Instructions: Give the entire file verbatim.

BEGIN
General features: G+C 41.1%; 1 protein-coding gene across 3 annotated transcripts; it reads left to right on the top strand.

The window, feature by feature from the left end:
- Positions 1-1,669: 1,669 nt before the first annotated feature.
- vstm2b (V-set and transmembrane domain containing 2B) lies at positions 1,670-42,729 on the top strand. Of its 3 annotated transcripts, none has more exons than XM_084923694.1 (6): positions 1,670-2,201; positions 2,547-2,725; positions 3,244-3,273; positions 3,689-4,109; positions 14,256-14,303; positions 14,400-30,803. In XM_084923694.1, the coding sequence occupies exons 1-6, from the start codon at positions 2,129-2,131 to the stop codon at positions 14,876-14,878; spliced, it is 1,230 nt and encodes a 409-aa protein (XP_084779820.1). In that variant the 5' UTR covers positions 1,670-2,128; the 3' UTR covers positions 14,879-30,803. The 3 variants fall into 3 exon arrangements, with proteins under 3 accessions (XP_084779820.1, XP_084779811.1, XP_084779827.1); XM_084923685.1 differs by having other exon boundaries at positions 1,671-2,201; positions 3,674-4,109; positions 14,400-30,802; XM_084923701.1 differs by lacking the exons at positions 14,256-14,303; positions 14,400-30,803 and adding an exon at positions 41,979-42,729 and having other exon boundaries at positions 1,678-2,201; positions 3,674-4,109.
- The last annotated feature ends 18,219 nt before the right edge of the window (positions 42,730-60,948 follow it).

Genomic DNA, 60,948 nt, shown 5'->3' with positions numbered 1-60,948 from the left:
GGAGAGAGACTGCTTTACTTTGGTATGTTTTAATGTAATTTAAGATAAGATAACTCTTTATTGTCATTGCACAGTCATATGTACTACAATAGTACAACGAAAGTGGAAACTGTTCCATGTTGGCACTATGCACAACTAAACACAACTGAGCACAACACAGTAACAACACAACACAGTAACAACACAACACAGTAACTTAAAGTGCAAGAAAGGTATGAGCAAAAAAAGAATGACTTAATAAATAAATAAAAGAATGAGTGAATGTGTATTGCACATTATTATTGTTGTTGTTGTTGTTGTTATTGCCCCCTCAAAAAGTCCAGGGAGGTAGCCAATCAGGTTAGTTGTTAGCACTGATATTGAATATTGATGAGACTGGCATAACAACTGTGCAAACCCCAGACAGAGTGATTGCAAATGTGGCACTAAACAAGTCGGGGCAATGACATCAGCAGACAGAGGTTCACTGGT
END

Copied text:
General features: G+C 41.1%; 1 protein-coding gene across 3 annotated transcripts; it reads left to right on the top strand.

The window, feature by feature from the left end:
- Positions 1-1,669: 1,669 nt before the first annotated feature.
- vstm2b (V-set and transmembrane domain containing 2B) lies at positions 1,670-42,729 on the top strand. Of its 3 annotated transcripts, none has more exons than XM_084923694.1 (6): positions 1,670-2,201; positions 2,547-2,725; positions 3,244-3,273; positions 3,689-4,109; positions 14,256-14,303; positions 14,400-30,803. In XM_084923694.1, the coding sequence occupies exons 1-6, from the start codon at positions 2,129-2,131 to the stop codon at positions 14,876-14,878; spliced, it is 1,230 nt and encodes a 409-aa protein (XP_084779820.1). In that variant the 5' UTR covers positions 1,670-2,128; the 3' UTR covers positions 14,879-30,803. The 3 variants fall into 3 exon arrangements, with proteins under 3 accessions (XP_084779820.1, XP_084779811.1, XP_084779827.1); XM_084923685.1 differs by having other exon boundaries at positions 1,671-2,201; positions 3,674-4,109; positions 14,400-30,802; XM_084923701.1 differs by lacking the exons at positions 14,256-14,303; positions 14,400-30,803 and adding an exon at positions 41,979-42,729 and having other exon boundaries at positions 1,678-2,201; positions 3,674-4,109.
- The last annotated feature ends 18,219 nt before the right edge of the window (positions 42,730-60,948 follow it).

Genomic DNA, 60,948 nt, shown 5'->3' with positions numbered 1-60,948 from the left:
GGAGAGAGACTGCTTTACTTTGGTATGTTTTAATGTAATTTAAGATAAGATAACTCTTTATTGTCATTGCACAGTCATATGTACTACAATAGTACAACGAAAGTGGAAACTGTTCCATGTTGGCACTATGCACAACTAAACACAACTGAGCACAACACAGTAACAACACAACACAGTAACAACACAACACAGTAACTTAAAGTGCAAGAAAGGTATGAGCAAAAAAAGAATGACTTAATAAATAAATAAAAGAATGAGTGAATGTGTATTGCACATTATTATTGTTGTTGTTGTTGTTGTTATTGCCCCCTCAAAAAGTCCAGGGAGGTAGCCAATCAGGTTAGTTGTTAGCACTGATATTGAATATTGATGAGACTGGCATAACAACTGTGCAAACCCCAGACAGAGTGATTGCAAATGTGGCACTAAACAAGTCGGGGCAATGACATCAGCAGACAGAGGTTCACTGGT